Union Says 124 Hospital Workers Sent Home Because of UC Davis Coronavirus Patient

A view of UC Davis Medical Center on Feb. 27, 2020 in Sacramento, California. A Solano County, California resident who is the first confirmed case of the Coronavirus COVID-19 that was "community acquired" has been held in isolation there while undergoing treatment. (Justin Sullivan/Getty Images)

The nation's largest union of registered nurses says hospitals are not prepared for an outbreak of the new coronavirus.

Since a COVID-19 patient was admitted to UC Davis Medical Center on Feb. 19, National Nurses United says, 124 nurses and health care workers who were at high risk of having been exposed to the coronavirus were told by the hospital to quarantine themselves at home, which they have complied with.

(Update March 2: UC Davis Medical Center disputed that number Monday, but declined to provide a confirmed figure.)

The workers are being paid during this period.

 “Nurses view the handling of this COVID-19 case as a system failure and not a success,” the union said in a statement.

Sponsored

UC Davis Medical Center said earlier this week that it was days before it diagnosed the patient as having the coronavirus because the patient didn't initially meet the CDC's criteria for being given the test.

The CDC on Friday disputed the hospital's account.

The union says nurses working for University of California medical centers started meeting with administrators in late January to “notify them about the urgency to prepare for coronavirus,” and later wrote to UC system president Janet Napolitano, demanding increased protections for staff and patients. According to the union, eight days before the coronavirus patient was admitted to UC Davis Medical Center, nurses asked hospital management "to institute infection control plans that already existed and had been in place during the 2014 ebola outbreak.” The union alleges the hospital did not comply with the requests.

A spokesperson for UC Davis Health, Pamela Wu, said in an email that the hospital “will not be commenting” on the nurses’ accusations, “as we are busy caring for patients.”

The California Nurses Association, an affiliate of Nurses United, said its members continue to worry that not enough is being done to ensure their safety.

“Nurses are concerned that their facilities are not protecting them, so that they can adequately care for their patients. If the nurses aren't safe, the patients aren't safe,” said Patricia Gonzalez of CNA.

The nurses say they need more personal protective items like masks, gloves, and gowns, as well as practice using that equipment.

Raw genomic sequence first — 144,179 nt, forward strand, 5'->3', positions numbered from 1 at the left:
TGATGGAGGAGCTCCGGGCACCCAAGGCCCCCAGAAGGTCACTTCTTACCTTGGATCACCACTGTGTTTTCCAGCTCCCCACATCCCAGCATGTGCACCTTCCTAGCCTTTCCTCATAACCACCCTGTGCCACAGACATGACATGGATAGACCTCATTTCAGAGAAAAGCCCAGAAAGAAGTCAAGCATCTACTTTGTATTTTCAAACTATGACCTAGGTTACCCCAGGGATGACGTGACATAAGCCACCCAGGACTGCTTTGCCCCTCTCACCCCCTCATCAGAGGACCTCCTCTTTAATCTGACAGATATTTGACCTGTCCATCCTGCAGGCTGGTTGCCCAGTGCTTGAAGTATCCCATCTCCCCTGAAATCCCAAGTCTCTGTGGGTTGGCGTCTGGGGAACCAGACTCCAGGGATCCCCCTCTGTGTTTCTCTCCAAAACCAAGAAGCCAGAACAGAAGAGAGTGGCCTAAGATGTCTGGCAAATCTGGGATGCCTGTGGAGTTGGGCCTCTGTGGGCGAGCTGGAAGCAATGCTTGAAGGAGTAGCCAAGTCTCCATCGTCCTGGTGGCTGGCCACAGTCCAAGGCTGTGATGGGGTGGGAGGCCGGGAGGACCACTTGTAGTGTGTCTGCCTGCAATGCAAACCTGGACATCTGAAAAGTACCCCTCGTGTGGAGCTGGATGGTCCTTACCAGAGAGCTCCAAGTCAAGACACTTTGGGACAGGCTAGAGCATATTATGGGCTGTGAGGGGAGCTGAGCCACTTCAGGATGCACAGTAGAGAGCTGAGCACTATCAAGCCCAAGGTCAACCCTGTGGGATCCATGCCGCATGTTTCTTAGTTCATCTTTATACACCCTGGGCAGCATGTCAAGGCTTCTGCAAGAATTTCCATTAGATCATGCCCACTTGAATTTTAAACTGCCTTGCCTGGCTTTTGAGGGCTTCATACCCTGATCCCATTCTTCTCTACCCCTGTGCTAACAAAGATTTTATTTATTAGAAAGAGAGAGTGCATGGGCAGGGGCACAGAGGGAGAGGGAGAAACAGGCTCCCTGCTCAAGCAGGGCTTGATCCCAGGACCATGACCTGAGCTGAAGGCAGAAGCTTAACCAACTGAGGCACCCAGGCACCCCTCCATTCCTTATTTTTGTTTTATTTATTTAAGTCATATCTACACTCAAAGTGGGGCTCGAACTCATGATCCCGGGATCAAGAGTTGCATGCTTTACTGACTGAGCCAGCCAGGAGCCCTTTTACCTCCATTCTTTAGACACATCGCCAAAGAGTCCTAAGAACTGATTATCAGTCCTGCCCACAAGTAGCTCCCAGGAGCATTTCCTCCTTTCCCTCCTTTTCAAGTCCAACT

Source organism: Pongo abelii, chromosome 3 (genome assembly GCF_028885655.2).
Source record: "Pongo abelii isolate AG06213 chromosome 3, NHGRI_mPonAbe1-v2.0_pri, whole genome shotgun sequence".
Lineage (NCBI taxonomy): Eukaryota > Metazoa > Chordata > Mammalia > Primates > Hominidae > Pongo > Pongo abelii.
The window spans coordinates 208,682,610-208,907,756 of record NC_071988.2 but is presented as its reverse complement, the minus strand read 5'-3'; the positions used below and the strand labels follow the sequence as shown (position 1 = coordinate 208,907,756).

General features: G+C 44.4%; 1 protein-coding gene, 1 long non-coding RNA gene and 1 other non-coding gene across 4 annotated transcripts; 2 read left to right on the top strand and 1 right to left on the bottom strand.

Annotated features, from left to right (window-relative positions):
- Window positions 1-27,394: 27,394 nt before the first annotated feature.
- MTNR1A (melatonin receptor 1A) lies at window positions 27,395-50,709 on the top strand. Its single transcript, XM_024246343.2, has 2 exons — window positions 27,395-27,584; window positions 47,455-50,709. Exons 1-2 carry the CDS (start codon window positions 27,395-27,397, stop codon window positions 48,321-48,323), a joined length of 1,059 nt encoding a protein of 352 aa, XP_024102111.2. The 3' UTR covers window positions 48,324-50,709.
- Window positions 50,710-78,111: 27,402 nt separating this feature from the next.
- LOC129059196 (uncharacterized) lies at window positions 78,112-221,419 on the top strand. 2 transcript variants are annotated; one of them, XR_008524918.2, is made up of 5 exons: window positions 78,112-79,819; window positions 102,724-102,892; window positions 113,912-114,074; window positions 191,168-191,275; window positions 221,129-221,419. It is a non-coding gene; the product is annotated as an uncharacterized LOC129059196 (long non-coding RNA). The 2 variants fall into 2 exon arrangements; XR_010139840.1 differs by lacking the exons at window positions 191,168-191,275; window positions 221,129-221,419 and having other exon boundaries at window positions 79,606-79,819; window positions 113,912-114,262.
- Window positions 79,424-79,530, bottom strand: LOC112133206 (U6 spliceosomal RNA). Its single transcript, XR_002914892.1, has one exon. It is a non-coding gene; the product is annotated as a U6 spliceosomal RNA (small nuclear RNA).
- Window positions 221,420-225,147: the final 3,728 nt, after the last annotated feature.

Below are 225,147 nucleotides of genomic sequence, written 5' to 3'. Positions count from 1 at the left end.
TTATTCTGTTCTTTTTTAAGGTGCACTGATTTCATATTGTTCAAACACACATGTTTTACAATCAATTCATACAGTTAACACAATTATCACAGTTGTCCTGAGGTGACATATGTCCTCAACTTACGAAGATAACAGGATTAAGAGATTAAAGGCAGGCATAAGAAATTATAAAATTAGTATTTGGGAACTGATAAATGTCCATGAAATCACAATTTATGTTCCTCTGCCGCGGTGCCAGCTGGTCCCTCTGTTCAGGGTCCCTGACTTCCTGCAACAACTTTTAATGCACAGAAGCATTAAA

A spokesperson for the California Hospital Association, Jan Emerson-Shea, says these kinds of practice scenarios are part of hospitals’ routine operation. Hospitals in the state are required to complete biannual training to ensure they are prepared for a variety of natural disasters including wildfires, earthquakes, and disease outbreaks, she said, under guidelines from the California Division of Occupational Safety and Health.

A report from Bay Area News Group Friday on the second case of community transmission in Northern California cited similar concerns about a lack of equipment from an unidentified nurse at El Camino Hospital in Mountain View, where the patient is reportedly being treated.

“We’re in Silicon Valley, the richest economy in the world and we don’t have enough N 95 masks,” the nurse told the paper. “It’s insanity. Everybody is worried about it. I’m just worried about containment. It’s so contagious.

At a press conference Thursday, representatives from San Francisco General Hospital, Sutter Health Affiliates, Santa Clara Valley Medical Center, and Kaiser Permanente said that their facilities are prepared to treat patients with COVID-19.

"The new suspected cases of community-spread infections are “not terribly unexpected but, it wasn't clear when we would hear about it,” said Lisa Winston, a hospital epidemiologist for UCSF and San Francisco General.

Hospitals say they are keeping a close watch on guidelines and advisories released by local, state and federal public health agencies, and are monitoring their inventories to make sure they have enough medical supplies to address a potential outbreak.

But National Nurses United says an ongoing survey of more than 1,000 California members has found only 73% of nurses reporting access to N95 respirators in their units; only 27% saying their hospital had a plan to isolate patients suspected of being infected with COVID-19; and 47% not knowing if their facility had a plan in place.

Jon Brooks contributed to this post.